Tuesday, 23 October, 2018

Dr. Virginia Apgar on Google Doodle

Google doodle celebrates Dr Virginia Apgar the doctor behind unique newborn score Dr. Virginia Apgar on Google Doodle
Melissa Porter | 08 June, 2018, 23:54

She was appointed the first woman Professor at the College of Physicians and Surgeons of Columbia University in 1949, according to a biography of the clinician at the Columbia University website.

Through her work she noticed that between the 1930s and 1950s, while the infant mortality rate in the United States was decreasing, the number of infants who lost their lives in the first 24 hours after their birth remained stable.

Dr Virginia Apgar is credited for the invention of a method called as Apgar score that helps in quickly summarising the health a newborn child. Apgar had an illustrious career, one that she used to bring down death rate for newborns.

"Apgar Score is a quick test performed on a baby at 1 and 5 minutes after birth". Countries across the world were quick to adopt the test and the Apgar Score is being used even today by obstetricians.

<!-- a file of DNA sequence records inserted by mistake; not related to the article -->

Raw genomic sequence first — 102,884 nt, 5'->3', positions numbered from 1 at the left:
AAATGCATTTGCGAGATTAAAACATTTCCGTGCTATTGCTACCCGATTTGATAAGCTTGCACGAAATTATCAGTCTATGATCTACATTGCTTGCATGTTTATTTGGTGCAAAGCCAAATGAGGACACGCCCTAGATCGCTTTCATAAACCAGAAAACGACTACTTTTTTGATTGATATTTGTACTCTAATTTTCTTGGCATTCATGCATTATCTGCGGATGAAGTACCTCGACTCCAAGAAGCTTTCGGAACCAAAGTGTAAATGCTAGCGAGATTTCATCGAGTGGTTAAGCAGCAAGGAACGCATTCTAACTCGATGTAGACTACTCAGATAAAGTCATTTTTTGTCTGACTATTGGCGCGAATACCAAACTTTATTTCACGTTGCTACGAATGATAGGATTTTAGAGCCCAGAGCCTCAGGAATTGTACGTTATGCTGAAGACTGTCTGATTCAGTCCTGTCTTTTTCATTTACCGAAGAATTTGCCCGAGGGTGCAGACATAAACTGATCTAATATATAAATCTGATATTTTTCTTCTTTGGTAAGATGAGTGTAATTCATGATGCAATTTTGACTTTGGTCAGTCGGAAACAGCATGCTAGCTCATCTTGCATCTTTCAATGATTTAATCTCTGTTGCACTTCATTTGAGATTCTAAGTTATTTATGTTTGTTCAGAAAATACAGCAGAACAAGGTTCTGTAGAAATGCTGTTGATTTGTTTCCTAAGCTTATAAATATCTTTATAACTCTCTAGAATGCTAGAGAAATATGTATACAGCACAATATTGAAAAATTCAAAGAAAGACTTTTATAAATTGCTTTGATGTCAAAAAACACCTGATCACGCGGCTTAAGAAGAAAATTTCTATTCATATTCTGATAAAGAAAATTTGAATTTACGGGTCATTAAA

In her honour, Google is changing its logo in 15 countries to a doodle, or illustration, of her and the Apgar score. In 1952, she finally presented the Apgar Score system.

Dr. Virginia Apgar was born 109 years ago today on June 7, 1909 in Westfield, New Jersey - just about an hour drive from where I am writing this. The score assesses five key health metrics: heart rate, respiration, muscle tone, reflex response, and color. Virginia graduated from Mount Holyoke College in 1929 and from the Colombia University College Of Physicians and Surgeons in 1933. The test is done within one to five minutes of a child's birth and may be repeated if the scores are low. As attending anesthesiologist at Presbyterian Hospital, she assisted in the delivery of close to 20,000 babies. She also directed the congenital defects division at the National Foundation for Infantile Paralysis, now the March of Dimes Foundation.

"Compiled scores for each newborn can range between 0 and 10, with 10 being the best possible condition for a newborn".

In 1972, she co-wrote a book - "Is My Baby All Right?" - which was a guidebook for a woman to give birth to a healthy baby without any common birth defects.

Apger won man many awards for her contribution in the fields of medicine and science and was inducted into the National Women's Hall of Fame, in NY in 1995.

She never married and died of cirrhosis of the liver on August 7, 1974.